by Spiros Zodhiates
"Desiring to be teachers of the law; understanding neither what they say, nor whereof they affirm."
According to German playwright Johann Wolfgang von Goethe, "Nothing is more frightening than ignorance in action," and, in a sense, Goethe's observation concurs with the Apostle Paul's instructions regarding false teachers. In the first century, a difficulty arose in the Ephesian church because some counterfeit disciples began taking on teaching roles within the congregation, using their position as an outlet for publicizing erroneous doctrine.
These unbelievers resorted to "empty talk" (mataiología ; v. 6) and wanted to become teachers of the (Mosaic) Law (nomodidáskalos). Sadly, the so-called "teachers of the law" were focusing on the customs explained in the Old Testament while entirely avoiding the new commandment of love issued by Jesus in the upper room (see v. 6, cf. Matt. 5:43-48; John 13:34).
The Greek verb thélo\ (to determine) sheds light on the attitude with which the false teachers were promoting their worthless doctrine. There are two verbs in biblical Greek that are both translated "desire," yet each carries a distinct connotation. Boúlomai (, to wish) suggests the presence of inner aspirations, but in a purely passive sense. In other words, a person may wish to have a certain position or possession, but boúlomai does not indicate that he is doing anything to turn that wish into reality.
On the other hand, thélo\ (to determine) implies an active effort to bring one's desire to fruition. This verb originates from the noun théle\ma (2307) which is often translated "will" but could just as easily be rendered "purpose" or "determination." While the Scriptures refer to the will (théle\ma, desire) of man (Luke 12:47; 23:25; John 1:13; 1 Cor. 7:37; 16:12; Eph. 2:3; 1 Pet. 4:3; 2 Pet. 1:21), most of these verses only emphasize humanity's aversion to anything spiritual.
In contrast to the desires of mankind, the Father also has a determination (théle\ma), which Paul frequently called "the will of God" (Rom. 1:10; 12:2; 15:32; etc). Interestingly, when the apostle referred to his own calling as the Lord's minister, he frequently noted that it was by God's will and not his own (1 Cor. 1:1; 2 Cor. 1:1; Eph. 1:1; Col. 1:1; 2 Tim. 1:1).
However, this group of supposed sages of whom Paul was speaking-those who had turned away from love (v. 5) and resorted to empty instruction (v. 6)-had determined within themselves to become teachers of the Law. Their calling did not originate with God, as it had with the apostles, but was the invention of their own skewed imagination.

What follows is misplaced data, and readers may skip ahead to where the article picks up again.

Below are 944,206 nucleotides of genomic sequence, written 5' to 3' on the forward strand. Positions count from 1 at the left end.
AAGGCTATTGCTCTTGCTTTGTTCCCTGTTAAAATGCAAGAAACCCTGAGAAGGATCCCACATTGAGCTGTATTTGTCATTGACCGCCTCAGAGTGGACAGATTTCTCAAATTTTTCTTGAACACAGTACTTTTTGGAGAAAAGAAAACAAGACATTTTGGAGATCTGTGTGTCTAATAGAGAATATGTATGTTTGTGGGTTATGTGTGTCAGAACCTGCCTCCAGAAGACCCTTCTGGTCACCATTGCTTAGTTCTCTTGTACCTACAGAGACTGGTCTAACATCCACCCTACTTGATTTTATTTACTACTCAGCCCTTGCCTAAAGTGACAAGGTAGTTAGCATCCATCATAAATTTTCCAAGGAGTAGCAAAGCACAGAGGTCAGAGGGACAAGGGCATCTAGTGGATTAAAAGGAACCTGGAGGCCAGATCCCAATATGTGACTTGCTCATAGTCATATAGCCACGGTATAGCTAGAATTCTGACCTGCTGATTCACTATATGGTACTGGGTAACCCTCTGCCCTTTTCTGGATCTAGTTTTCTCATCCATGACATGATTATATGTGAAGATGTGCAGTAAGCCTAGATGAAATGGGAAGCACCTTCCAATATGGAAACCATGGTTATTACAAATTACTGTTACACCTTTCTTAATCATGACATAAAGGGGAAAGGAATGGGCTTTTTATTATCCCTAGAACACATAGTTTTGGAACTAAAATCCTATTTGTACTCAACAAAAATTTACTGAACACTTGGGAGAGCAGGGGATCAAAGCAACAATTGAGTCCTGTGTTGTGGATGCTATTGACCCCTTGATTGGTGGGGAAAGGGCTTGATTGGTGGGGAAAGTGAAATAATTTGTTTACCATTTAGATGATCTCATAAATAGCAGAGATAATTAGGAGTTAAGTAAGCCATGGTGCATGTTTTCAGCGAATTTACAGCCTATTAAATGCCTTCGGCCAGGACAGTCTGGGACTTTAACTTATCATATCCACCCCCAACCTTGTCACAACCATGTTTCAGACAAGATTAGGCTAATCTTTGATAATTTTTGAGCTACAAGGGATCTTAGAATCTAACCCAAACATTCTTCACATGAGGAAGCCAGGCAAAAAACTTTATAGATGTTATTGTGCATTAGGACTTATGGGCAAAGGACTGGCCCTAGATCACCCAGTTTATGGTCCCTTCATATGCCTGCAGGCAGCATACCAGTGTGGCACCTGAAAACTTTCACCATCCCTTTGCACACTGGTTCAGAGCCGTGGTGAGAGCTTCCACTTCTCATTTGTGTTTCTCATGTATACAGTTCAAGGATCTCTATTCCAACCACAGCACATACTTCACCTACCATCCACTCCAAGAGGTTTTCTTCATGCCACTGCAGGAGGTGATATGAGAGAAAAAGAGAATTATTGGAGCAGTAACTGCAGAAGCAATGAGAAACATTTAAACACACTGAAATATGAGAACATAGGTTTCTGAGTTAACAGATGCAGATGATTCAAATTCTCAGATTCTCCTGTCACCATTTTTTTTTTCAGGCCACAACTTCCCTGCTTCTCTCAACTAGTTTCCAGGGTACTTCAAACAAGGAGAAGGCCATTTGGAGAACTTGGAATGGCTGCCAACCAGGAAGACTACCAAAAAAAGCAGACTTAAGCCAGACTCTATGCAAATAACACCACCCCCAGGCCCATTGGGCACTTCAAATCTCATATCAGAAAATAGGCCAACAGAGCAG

Paul makes it clear that the teaching of these false instructors was meaningless, because even they did not understand (noéo\ , to comprehend with the mind) what they were saying. The Greek conjunction mé\te, (neither, and not) occurs twice in this verse, first as "neither" and then as "nor." This compound word consists of two negative particles, mé\, the relative negative, and te, not only.
Paul's use of mé\te, because it begins with the relative negative mé as opposed to ou, the absolute negative, indicates that the false teachers had some vague understanding of what they were broadcasting but not to the point where it had transformed their own lives or helped to mature the believers around them. In fact, if their doctrine resembled the myths and genealogies Paul referred to earlier, we know that those esoteric teachings were completely incapable of assisting believers in their Christian walk (v. 4).
Interestingly, so much of what the apostle elucidated regarding these false teachers can be traced back to their detachment from true love (agápe\, selfless love). Generally speaking, when unbelievers turn away from agápe\, they unavoidably fail to fulfill the greatest commandment: to love the Lord with all their mind (Matt. 22:37; Mark 12:30; Luke 10:27). The Ephesians referred to here in verse 7 could not understand God's love nor could they love Him with their mind and heart because love is not first understood with the intellect but believed (pisteúo\, to trust) spiritually by faith.
Furthermore, the self-appointed teachers were attempting to speak logically (légo\) but were unable to do so, because true logic (ho lógos, logic, intelligence), which is only found in the person of Jesus Christ (John 1:1), was not dwelling within them. Their instruction, instead of originating from God's infinite intelligence, was borne out of their twisted human reasoning (dialogismós , thoughts, opinions) and pride which at its core is malicious (pone\rós, evil) and damaging (Matt. 15:19).
In addition to having warped logic, these unbelievers were plagued with incomplete knowledge (gno\sis, factual knowledge; 1 Cor. 13:8, 9, 12). On the other hand, true believers realize that they are undergoing a process of growth that will culminate at Christ's future coming (Matt. 5:48; 1 John 3:1-3). In a sense, this process could be termed "progressive perfection" because the believer is made more and more complete (téleios, perfect) as he matures by God's power.
Finally, Paul noted that these counterfeits did not intellectually comprehend (noéo\ ) what they were affirming (diabebaióomai , to assert strongly). This compound Greek verb consists of the preposition diá, thorough, and the verb bebaióo\, to confirm. In this statement, diá serves to intensify the definition of bebaióo\, which essentially means these unbelievers were asserting supposed truths with a certainty that made their teaching sound believable. For the unlearned or those young in the faith, these false doctrines were extremely harmful and could have diverted them from the path of righteousness.